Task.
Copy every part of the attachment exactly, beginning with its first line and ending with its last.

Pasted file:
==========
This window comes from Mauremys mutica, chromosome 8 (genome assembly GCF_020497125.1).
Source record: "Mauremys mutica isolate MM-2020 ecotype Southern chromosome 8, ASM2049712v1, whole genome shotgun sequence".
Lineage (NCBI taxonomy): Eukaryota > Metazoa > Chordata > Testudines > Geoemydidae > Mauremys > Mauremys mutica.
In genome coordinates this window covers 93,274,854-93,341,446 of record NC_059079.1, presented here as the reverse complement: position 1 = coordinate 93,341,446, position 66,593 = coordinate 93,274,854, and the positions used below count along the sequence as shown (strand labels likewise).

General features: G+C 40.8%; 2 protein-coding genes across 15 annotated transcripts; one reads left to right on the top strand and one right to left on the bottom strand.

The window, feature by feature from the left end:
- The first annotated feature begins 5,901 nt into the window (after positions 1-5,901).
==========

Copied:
This window comes from Mauremys mutica, chromosome 8 (genome assembly GCF_020497125.1).
Source record: "Mauremys mutica isolate MM-2020 ecotype Southern chromosome 8, ASM2049712v1, whole genome shotgun sequence".
Lineage (NCBI taxonomy): Eukaryota > Metazoa > Chordata > Testudines > Geoemydidae > Mauremys > Mauremys mutica.
In genome coordinates this window covers 93,274,854-93,341,446 of record NC_059079.1, presented here as the reverse complement: position 1 = coordinate 93,341,446, position 66,593 = coordinate 93,274,854, and the positions used below count along the sequence as shown (strand labels likewise).

General features: G+C 40.8%; 2 protein-coding genes across 15 annotated transcripts; one reads left to right on the top strand and one right to left on the bottom strand.

The window, feature by feature from the left end:
- The first annotated feature begins 5,901 nt into the window (after positions 1-5,901).